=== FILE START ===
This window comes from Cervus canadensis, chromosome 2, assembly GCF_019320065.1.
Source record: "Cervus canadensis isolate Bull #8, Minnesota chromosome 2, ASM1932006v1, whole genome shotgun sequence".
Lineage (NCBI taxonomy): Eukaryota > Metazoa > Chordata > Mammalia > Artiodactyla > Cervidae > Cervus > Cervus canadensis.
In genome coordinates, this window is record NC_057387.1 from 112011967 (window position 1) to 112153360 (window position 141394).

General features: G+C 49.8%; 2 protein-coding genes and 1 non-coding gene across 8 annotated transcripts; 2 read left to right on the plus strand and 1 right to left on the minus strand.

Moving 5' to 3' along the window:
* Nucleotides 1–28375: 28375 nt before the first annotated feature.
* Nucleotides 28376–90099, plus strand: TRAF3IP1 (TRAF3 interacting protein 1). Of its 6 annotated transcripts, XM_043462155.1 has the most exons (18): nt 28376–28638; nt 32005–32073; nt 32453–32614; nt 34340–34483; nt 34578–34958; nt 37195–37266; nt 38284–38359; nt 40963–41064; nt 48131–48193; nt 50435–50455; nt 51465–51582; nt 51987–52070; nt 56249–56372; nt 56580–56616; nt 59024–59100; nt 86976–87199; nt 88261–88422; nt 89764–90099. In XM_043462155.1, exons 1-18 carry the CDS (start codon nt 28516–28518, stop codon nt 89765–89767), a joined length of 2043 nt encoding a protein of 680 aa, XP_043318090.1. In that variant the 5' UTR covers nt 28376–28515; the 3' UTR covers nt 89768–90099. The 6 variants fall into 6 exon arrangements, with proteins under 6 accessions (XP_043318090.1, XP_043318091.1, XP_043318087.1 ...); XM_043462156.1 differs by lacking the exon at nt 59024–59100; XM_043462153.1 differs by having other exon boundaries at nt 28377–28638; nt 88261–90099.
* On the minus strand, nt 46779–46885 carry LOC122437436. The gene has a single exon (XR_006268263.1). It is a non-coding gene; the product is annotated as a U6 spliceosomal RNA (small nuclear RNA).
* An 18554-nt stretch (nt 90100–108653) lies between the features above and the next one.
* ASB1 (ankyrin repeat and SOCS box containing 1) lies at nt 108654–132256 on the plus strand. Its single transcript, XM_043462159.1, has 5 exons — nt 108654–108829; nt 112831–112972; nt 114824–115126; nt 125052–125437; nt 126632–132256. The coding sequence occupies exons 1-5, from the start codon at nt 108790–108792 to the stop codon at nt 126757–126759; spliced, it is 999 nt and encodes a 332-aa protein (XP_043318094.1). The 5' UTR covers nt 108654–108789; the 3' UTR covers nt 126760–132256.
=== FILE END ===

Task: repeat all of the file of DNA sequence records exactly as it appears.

This window comes from Cervus canadensis, chromosome 2, assembly GCF_019320065.1.
Source record: "Cervus canadensis isolate Bull #8, Minnesota chromosome 2, ASM1932006v1, whole genome shotgun sequence".
Lineage (NCBI taxonomy): Eukaryota > Metazoa > Chordata > Mammalia > Artiodactyla > Cervidae > Cervus > Cervus canadensis.
In genome coordinates, this window is record NC_057387.1 from 112011967 (window position 1) to 112153360 (window position 141394).

General features: G+C 49.8%; 2 protein-coding genes and 1 non-coding gene across 8 annotated transcripts; 2 read left to right on the plus strand and 1 right to left on the minus strand.

Moving 5' to 3' along the window:
* Nucleotides 1–28375: 28375 nt before the first annotated feature.
* Nucleotides 28376–90099, plus strand: TRAF3IP1 (TRAF3 interacting protein 1). Of its 6 annotated transcripts, XM_043462155.1 has the most exons (18): nt 28376–28638; nt 32005–32073; nt 32453–32614; nt 34340–34483; nt 34578–34958; nt 37195–37266; nt 38284–38359; nt 40963–41064; nt 48131–48193; nt 50435–50455; nt 51465–51582; nt 51987–52070; nt 56249–56372; nt 56580–56616; nt 59024–59100; nt 86976–87199; nt 88261–88422; nt 89764–90099. In XM_043462155.1, exons 1-18 carry the CDS (start codon nt 28516–28518, stop codon nt 89765–89767), a joined length of 2043 nt encoding a protein of 680 aa, XP_043318090.1. In that variant the 5' UTR covers nt 28376–28515; the 3' UTR covers nt 89768–90099. The 6 variants fall into 6 exon arrangements, with proteins under 6 accessions (XP_043318090.1, XP_043318091.1, XP_043318087.1 ...); XM_043462156.1 differs by lacking the exon at nt 59024–59100; XM_043462153.1 differs by having other exon boundaries at nt 28377–28638; nt 88261–90099.
* On the minus strand, nt 46779–46885 carry LOC122437436. The gene has a single exon (XR_006268263.1). It is a non-coding gene; the product is annotated as a U6 spliceosomal RNA (small nuclear RNA).
* An 18554-nt stretch (nt 90100–108653) lies between the features above and the next one.
* ASB1 (ankyrin repeat and SOCS box containing 1) lies at nt 108654–132256 on the plus strand. Its single transcript, XM_043462159.1, has 5 exons — nt 108654–108829; nt 112831–112972; nt 114824–115126; nt 125052–125437; nt 126632–132256. The coding sequence occupies exons 1-5, from the start codon at nt 108790–108792 to the stop codon at nt 126757–126759; spliced, it is 999 nt and encodes a 332-aa protein (XP_043318094.1). The 5' UTR covers nt 108654–108789; the 3' UTR covers nt 126760–132256.